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Oh No! The Dog Got Out!

Updated: Dec 3, 2023


 

Does your dog dash out the door every time you open it?

Does your dog pull you out the door when you take them for a walk?

Then the Door Dash Game is just what you need!


Teaching your dog to respect doorways is not only good manners, but also will keep your dog safe! Every day dogs are hurt, or worse, when they run out of an open door and are hit by a car or get in an altercation with another dog. You also may get hurt if you are in the path of your dog dashing out the door. So, how do we prevent this from happening and not only teach our dog good manners but keep them safe as well? The Door Dash game is an easy way to build impulse control and teach your dog that just because the door is open, doesn't mean they can go through it.


A good impulse control game at the door is to teach your dog to remain calm and stay in a sit while you open the door. To begin this game, make sure you have small, tasty treats/food to use to reward your dog. It's also a good idea to train this exercise when your dog is hungry. Many dogs will work for their kibble so use what you would feed at mealtime for this game.


Start with your dog sitting near the door in such a way that you can still open the door without you or your dog having to move out of the way.


Reach for the handle but don’t turn it - just touch it and let go quickly. If your dog stays in a sit, mark either with a verbal marker word ("Yes!") or a clicker, and then reach for your food/treats and reward your dog. If your dog gets up, it's okay, they are learning. Just tell them to sit, wait 1-2 seconds, mark the desired behavior with either a "yes" or a clicker, and then reward.


This will help desensitize you reaching for the door handle. Remember, in the past, you reaching for and touching the door handle has always meant that the door is about to open thus increasing excitement, arousal, stimulation and your dog being ready to dash out the door.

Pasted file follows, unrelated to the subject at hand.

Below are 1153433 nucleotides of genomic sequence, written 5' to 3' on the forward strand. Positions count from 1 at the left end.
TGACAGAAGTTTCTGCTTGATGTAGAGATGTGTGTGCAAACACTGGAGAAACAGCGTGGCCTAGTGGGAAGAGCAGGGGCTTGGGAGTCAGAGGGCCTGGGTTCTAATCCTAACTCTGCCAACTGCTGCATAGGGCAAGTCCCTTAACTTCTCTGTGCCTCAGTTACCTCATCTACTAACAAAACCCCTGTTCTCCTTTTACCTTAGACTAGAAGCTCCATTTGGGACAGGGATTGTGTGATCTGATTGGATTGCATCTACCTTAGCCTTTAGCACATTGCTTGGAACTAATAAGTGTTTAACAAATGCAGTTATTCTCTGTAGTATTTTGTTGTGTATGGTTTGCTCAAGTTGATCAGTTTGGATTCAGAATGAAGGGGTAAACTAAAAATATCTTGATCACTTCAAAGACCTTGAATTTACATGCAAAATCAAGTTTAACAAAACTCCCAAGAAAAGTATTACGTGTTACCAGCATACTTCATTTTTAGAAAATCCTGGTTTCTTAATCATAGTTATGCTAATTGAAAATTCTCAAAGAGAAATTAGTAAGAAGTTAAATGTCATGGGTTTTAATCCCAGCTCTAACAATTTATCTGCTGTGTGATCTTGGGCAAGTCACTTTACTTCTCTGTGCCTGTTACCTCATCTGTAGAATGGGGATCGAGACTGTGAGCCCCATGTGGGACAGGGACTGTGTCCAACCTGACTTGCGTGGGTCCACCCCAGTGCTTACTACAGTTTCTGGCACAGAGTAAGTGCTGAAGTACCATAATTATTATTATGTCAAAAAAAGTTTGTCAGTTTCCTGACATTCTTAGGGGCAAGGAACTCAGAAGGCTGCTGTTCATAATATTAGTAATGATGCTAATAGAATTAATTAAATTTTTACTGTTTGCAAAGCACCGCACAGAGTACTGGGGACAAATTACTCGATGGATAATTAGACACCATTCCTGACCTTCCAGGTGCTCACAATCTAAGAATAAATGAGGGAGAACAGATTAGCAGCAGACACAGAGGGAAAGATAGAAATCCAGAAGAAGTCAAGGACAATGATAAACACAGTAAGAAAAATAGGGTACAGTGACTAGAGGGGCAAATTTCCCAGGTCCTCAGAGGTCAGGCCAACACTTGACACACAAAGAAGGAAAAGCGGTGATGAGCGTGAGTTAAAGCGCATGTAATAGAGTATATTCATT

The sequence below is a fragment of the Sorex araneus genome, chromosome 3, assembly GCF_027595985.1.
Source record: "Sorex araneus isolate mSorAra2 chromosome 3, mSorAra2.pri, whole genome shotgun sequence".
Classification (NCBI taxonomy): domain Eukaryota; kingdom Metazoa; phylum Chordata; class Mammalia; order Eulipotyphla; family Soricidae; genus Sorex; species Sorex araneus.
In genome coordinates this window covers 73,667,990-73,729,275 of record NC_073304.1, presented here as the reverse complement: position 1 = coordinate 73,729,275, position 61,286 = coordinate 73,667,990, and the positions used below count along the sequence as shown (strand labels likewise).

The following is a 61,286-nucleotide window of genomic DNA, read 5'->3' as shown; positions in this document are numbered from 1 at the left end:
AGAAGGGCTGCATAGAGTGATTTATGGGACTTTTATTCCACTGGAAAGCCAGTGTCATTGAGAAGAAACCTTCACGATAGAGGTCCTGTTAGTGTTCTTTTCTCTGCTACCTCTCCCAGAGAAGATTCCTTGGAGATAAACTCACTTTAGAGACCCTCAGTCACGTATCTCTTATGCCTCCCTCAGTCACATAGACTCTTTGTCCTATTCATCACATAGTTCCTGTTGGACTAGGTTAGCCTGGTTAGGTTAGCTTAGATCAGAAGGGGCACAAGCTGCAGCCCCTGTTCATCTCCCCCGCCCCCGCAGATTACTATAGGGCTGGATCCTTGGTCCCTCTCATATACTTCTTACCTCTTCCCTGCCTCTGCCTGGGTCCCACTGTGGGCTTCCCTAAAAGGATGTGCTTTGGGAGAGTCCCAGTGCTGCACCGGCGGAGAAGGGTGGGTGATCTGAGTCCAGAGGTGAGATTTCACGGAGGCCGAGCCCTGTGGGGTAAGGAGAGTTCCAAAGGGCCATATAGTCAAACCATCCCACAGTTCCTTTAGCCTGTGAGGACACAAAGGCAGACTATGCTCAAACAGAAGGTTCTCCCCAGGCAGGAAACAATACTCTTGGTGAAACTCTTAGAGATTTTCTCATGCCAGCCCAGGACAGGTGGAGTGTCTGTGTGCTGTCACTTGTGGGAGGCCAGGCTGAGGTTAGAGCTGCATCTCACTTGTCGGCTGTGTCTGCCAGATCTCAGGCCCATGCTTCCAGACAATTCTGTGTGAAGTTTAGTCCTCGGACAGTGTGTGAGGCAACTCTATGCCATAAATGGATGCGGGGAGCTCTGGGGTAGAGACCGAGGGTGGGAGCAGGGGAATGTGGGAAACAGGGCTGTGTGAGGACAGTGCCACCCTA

Repeat this about 3-5 times and then stop and release your dog out of the sit and end the training session. Work on this for a day or two 3-5 times a day. We have to let our dogs out to potty and feed them twice a day so there is at least 4-5 times that we have a built-in opportunity to work on this. Every dog is different, so you may need 2-3 days to work on this until you see your dog begin to remain calmer and stay in the sit on their own.


The next step is to turn the handle slightly, so it makes a noise and let go quickly, but don’t open the door yet. Again, mark and reward your dog for sitting and being calm. It may be helpful to begin the session by just touching the door handle a couple of times and then move to turning the handle. Again, repeat this 3-5 times and then stop the session. Ending training sessions when the dog has given us what we want allows them to retain that information better. Short, successful sessions!


After a day or two (or more if your dog needs it – remember, rushing training can send you back to the beginning quickly), move to turning the handle and just barely opening the door – mark/reward calm behavior and shut the door quickly. Then open the door slightly – again, mark/reward calm behavior and shut the door. For safety, make sure your dog is leashed so they can't get out the door unless you release them.

This step may need to be done over a few days, depending on how much time you spend on it and how well your dog does.


As your dog is showing they can stay in a sit as you continue to open the door a little more each day, you will get to the point where the door is all the way open.


Remember to mark and then reward the behavior you are looking for. Marking indicates your dog did what you’re looking for at that moment, then, the reward comes afterwards.


Don't forget to give a release cue to let your dog know it's okay to get up and move through the door with you. My favorites are “free” and “release”.


Go slow, be consistent, find joy in your training and you’ll achieve success!


Happy training!

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